SCA’s Full-Year Results Driven by Strong Emerging-Market Demand for Tissue and Hygiene Products


Swedish consumer goods company Svenska Cellulosa reported full-year earnings per share of SEK 7.06 against net sales of SEK 85.4 billion. Excluding exchange rate effects and divestments, net sales increased 11%, with acquisitions accounting for 8% of the growth.

Personal-care sales increased 11% compared with 2011 (excluding divestments), with acquisitions accounting for 5% of the growth. Sales of adult incontinence products grew 9%, sales of baby diapers increased 17%, and sales of feminine-care products rose 9%. Much of the sales growth in each category can be attributed to higher emergingmarket demand; segment operating margin also improved to 12.6% in the fourth quarter versus 12.1% in the prior year.

Personal-care operating margins were better than what we had expected in 2012 and were more in line with our medium-term assumptions. In late October, Kimberly-Clark KMB announced that it was giving up on its Western and Central European diaper operations (with the exception of Italy) to focus on emerging markets. As the third-largest baby diaper manufacturer in the region, behind Procter & Gamble PG and Kimberly-Clark, should have an opportunity to gain more shelf space with its brand-name baby diapers, in our opinion.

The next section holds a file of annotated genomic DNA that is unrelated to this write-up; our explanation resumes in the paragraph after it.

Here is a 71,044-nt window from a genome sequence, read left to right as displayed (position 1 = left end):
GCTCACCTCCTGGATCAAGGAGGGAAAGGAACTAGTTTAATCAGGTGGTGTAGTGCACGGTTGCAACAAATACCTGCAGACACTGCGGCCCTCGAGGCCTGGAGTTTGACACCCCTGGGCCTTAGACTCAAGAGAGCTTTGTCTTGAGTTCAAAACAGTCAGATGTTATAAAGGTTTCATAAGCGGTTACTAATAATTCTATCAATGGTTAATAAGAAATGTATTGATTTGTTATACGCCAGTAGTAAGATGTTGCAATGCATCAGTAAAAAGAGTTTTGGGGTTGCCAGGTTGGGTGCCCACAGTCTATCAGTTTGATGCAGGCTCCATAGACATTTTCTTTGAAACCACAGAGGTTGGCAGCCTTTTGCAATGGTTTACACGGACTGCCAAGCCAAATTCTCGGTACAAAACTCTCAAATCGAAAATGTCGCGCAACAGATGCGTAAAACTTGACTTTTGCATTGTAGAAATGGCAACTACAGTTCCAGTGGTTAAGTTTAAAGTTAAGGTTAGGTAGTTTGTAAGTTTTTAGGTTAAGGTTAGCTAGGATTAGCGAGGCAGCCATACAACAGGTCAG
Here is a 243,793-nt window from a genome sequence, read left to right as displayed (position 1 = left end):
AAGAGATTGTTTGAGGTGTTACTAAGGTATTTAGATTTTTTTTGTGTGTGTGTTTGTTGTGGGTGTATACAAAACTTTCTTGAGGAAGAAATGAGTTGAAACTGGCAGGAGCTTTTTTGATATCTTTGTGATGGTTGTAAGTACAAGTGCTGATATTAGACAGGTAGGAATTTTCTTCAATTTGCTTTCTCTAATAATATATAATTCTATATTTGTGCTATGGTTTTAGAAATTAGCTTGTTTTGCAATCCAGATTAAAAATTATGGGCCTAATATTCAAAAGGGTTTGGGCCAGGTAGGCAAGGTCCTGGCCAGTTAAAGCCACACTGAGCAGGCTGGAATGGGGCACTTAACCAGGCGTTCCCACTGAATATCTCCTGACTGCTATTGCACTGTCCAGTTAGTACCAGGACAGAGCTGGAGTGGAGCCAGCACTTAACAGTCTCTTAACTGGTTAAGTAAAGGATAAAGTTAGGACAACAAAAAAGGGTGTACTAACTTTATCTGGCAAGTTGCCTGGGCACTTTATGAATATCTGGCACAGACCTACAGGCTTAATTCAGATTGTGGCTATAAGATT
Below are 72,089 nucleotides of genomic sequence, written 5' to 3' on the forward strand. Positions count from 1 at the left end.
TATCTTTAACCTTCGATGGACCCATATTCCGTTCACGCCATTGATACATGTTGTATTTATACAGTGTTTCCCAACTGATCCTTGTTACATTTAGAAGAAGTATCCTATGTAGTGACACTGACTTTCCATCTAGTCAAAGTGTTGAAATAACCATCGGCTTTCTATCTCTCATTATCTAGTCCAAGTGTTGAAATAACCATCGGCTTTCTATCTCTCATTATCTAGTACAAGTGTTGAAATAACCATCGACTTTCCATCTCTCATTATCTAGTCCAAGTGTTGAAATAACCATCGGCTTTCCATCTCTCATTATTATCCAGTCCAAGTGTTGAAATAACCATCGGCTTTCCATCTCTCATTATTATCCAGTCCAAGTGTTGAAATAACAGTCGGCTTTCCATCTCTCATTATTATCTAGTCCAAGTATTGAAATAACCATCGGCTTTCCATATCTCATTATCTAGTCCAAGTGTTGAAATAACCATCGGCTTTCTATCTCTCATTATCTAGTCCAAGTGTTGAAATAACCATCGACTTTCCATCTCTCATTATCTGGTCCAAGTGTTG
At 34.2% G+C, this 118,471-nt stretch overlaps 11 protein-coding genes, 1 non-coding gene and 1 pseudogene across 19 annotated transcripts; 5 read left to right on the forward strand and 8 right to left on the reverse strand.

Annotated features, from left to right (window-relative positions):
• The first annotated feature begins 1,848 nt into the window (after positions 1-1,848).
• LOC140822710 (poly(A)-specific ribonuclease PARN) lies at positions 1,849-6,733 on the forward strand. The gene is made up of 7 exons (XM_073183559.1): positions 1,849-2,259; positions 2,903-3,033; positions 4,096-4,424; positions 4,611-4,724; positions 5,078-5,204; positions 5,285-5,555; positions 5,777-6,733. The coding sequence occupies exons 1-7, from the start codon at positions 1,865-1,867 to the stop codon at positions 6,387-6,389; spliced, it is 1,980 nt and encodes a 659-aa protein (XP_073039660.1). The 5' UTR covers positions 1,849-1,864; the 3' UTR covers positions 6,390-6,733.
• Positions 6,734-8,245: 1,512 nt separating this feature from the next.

Sales in SCA’s tissue operations increased 16% compared with 2011 (excluding divestments). The acquisition of Georgia-Pacific’s European tissue operations, as well as additional investments in a Chilean hygiene company and a Chinese tissue company, accounted for approximately half of the annual sales growth. Compared with 2011, consumer tissue and away-from-home tissue sales grew 21% and 14%, respectively.

Full-year operating margins improved to 10.9% from 8.1% in 2011 and were slightly above our estimates; fourth-quarter margins expanded to 11.4% from 10.2% versus the prior year. We expect that tissue growth will remain robust in 2013, partially due to acquisitions, but also due to promising volume growth driven by emerging market demand.

Unsurprisingly, SCA’s forest product business continued to struggle in 2012. Declining publication paper deliveries were the main culprit, declining 6% on a year-over-year basis and 3% on a full-year basis (excluding divestments). Delivery volume for the other forest products–solid wood, kraftliner, and pulp–was all positive for the full year, though lower prices across product lines more than offset those gains. The European publication paper industry, especially newsprint, will remain in secular decline and continue to be a headwind for SCA. The company did take steps to reduce its newsprint exposure in 2012, having sold its 50% stake in a U.K. newsprint operation, with the aim of only maintaining its Sweden-based newsprint operations.

Volume growth in other areas of the forest product division was encouraging, particularly the 14% year-over-year growth in solid wood product deliveries. SCA ended 2012 with a gearing ratio of 55%, which is comfortably below its target of 70%.


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